What are now known as the Voronezh notebooks are 189 pages spanning three years: they represent three intense spurts spaced by long months of almost total silence: twenty-three poems date from spring and summer 1935; the second notebook’s fifty poems come from nine weeks of the winter of 1936/7, while the last notebook holds about two dozen poems from spring 1937. The poems are precisely dated and show some thematic grouping: the first volume of Nadezhda Yakovlevna’s memoirs, Hope Against Hope, should be read for the evidence of their authenticity and their origin.
The first notebook has to cope with a new landscape – the forests of the Urals and the black earth of the steppe so alien to Mandelshtam’s urban or Hellenic scenery. Drawing on the phrase of Voronezh’s famous nineteenth-century pseudo-folk poet Koltsov – ‘step-mother steppe’ (a pun in English, not in Russian) – Mandelshtam makes literal his own image of poetry as a plough digging up time, (‘it ploughs the ear with a chilly, morning clarinet’) and arrives at a surrogate of the musicality he needs in his surroundings: ‘a mildewed flute’. That sense of a ruined instrument stays with his Voronezh poetry, culminating in the ‘Greek flute’ that slips from the poet’s hands and lips in 1937. Far from the sea that moulded St Petersburg and the Crimea, Mandelshtam feels his new element, the black earth, to be fit only for the burial of ‘This charred, bony flesh’.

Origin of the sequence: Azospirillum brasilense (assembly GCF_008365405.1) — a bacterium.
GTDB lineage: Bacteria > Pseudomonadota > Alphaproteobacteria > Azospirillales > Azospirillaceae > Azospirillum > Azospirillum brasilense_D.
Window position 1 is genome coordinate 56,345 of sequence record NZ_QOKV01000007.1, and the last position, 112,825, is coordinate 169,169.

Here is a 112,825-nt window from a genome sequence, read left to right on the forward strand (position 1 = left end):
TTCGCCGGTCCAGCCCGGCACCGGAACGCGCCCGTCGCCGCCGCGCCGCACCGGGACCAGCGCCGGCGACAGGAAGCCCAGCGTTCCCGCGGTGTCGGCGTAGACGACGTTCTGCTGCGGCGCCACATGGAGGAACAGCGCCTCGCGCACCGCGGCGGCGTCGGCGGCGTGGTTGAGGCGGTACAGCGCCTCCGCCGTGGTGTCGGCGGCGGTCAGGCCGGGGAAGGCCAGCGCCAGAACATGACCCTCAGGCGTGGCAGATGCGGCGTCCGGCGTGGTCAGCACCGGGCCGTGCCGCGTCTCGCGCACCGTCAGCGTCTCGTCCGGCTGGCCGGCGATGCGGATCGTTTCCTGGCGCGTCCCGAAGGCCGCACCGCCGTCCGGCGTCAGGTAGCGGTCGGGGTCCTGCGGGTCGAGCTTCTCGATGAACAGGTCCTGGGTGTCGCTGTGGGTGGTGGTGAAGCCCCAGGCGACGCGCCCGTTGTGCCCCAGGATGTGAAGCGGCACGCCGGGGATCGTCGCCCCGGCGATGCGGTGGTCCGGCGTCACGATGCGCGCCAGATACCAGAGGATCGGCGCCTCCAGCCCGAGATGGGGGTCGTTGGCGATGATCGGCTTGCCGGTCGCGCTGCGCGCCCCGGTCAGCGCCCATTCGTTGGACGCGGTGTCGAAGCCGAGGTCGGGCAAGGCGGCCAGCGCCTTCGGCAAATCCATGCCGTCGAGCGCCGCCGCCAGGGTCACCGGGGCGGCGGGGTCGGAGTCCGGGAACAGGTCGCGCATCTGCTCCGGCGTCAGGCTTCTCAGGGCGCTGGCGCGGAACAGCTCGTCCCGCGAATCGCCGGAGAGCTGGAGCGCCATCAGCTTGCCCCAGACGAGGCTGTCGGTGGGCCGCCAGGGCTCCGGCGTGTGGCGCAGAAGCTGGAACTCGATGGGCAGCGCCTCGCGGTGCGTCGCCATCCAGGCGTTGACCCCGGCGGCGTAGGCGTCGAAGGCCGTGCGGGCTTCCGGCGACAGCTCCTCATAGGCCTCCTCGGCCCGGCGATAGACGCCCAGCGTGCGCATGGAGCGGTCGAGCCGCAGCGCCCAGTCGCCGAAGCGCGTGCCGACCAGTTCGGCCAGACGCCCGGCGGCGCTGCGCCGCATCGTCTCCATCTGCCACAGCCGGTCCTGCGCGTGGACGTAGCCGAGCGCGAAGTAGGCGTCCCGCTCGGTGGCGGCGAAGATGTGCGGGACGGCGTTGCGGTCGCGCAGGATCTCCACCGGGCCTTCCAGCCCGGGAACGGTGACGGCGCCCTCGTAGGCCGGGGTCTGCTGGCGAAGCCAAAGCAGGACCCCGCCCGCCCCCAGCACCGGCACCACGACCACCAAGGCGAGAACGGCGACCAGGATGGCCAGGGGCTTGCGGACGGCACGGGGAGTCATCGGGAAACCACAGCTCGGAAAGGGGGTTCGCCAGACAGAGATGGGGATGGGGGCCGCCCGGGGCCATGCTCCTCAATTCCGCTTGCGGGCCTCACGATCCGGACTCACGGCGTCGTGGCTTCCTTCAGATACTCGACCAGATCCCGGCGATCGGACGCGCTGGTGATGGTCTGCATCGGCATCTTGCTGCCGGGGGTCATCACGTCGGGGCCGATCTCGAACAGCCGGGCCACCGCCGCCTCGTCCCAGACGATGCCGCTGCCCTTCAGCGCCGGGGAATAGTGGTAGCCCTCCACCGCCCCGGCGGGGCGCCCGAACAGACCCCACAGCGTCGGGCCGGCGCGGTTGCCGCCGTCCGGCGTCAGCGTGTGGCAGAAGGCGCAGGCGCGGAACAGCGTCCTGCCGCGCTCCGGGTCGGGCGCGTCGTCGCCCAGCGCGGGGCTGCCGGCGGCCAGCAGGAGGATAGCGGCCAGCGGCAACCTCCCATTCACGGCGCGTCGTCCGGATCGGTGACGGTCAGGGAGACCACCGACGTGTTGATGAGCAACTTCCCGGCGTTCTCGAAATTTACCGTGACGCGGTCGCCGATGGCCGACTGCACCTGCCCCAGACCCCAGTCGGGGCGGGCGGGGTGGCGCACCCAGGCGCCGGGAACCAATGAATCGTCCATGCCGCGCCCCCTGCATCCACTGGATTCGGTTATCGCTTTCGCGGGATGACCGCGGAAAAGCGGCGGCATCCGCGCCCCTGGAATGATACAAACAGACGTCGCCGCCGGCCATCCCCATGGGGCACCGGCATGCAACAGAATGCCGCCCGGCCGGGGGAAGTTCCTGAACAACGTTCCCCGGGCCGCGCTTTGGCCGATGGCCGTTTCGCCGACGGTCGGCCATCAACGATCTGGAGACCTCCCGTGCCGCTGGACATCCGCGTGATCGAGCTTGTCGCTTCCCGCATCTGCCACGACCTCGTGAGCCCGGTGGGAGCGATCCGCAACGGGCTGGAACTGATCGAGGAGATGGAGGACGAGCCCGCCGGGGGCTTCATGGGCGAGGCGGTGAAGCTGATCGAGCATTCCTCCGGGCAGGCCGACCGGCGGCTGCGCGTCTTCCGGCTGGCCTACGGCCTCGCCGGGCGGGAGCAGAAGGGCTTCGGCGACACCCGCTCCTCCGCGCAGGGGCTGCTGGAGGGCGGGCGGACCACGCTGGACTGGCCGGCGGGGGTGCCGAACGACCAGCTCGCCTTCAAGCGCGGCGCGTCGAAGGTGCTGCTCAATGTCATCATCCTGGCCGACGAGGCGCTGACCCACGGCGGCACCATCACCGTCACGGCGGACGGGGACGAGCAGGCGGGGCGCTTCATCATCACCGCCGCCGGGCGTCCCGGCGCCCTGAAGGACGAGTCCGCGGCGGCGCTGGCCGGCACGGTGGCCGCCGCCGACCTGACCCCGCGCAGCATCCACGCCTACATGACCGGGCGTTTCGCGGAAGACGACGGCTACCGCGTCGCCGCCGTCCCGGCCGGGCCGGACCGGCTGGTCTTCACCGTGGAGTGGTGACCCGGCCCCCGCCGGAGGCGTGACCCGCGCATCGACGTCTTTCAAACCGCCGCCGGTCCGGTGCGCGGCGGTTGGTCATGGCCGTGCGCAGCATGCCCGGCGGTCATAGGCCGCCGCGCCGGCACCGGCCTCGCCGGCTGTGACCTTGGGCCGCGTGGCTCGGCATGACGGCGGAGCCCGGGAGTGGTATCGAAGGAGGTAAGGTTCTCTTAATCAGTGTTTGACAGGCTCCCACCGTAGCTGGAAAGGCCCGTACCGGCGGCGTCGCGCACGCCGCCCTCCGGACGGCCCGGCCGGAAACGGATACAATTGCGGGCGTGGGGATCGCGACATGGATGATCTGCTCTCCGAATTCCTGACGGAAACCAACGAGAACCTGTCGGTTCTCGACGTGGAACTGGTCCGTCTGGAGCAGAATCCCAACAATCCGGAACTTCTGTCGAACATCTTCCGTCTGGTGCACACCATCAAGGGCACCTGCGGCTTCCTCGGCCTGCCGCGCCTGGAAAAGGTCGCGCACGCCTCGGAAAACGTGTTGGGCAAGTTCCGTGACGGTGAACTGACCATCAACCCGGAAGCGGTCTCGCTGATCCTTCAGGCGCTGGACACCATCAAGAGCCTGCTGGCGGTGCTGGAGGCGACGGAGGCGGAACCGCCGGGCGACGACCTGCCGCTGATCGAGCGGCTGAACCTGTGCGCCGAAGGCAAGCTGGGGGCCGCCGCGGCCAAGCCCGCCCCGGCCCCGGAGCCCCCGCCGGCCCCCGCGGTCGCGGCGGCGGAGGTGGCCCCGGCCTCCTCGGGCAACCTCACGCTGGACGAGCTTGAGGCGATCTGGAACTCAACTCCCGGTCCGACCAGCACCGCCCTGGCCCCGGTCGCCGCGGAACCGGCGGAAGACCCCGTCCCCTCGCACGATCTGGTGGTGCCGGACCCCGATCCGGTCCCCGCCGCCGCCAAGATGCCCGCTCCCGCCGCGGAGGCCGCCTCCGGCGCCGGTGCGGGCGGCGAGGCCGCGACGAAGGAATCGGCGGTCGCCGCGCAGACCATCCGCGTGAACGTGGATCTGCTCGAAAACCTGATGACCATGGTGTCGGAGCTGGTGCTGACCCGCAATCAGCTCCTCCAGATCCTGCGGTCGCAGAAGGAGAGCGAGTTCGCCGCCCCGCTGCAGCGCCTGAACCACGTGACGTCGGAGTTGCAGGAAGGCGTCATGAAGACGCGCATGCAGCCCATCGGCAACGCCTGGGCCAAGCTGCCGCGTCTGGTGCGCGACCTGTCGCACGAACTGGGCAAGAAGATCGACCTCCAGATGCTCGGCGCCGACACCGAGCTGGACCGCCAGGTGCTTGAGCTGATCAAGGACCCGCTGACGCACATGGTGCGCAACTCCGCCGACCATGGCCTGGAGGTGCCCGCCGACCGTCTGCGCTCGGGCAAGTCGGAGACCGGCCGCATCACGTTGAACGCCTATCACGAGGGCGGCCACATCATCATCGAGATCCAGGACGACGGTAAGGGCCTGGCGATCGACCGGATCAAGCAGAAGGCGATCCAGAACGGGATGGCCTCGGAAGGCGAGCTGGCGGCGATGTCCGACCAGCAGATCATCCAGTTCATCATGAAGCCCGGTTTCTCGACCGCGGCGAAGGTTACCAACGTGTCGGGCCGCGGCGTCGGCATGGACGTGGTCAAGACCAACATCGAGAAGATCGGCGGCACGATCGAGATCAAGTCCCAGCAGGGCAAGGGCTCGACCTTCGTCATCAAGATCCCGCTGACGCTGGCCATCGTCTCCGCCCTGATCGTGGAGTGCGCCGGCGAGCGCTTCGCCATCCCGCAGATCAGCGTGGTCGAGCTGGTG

A little work for radio in 1935, a sanatorium stay in Tambov, a visit by Anna Akhmatova, support from Pasternak and from Natasha Shtempel (who risked her own and her family’s lives to befriend the Mandelshtams) enabled the poet, despite the new wave of purges sweeping the country, to gather his strength for the extraordinarily productive few months of the second and third Voronezh notebooks, in which all his interests, imagery and linguistic resources combined. Modern physics and Christianity he had already discovered to be linked in the work of Pavel Florensky, priest and mathematician, who proved that Dante’s cosmology could only be reconciled with Einstein’s theory of relativity: this stimulates Mandelshtam to new syntheses. Writing his Conversation about Dante, he treats himself as an explorer of hell, and he learns to face Christian demonology in the steppes. His lines, ‘What can we do with the murderous plains?/… And is not he who makes us shriek in our sleep/Slowly crawling across them – /The space for Judases not yet born?’, sound the same apocalyptic alarm as Yeats’ ‘rough beast… slouching towards Bethlehem to be born.’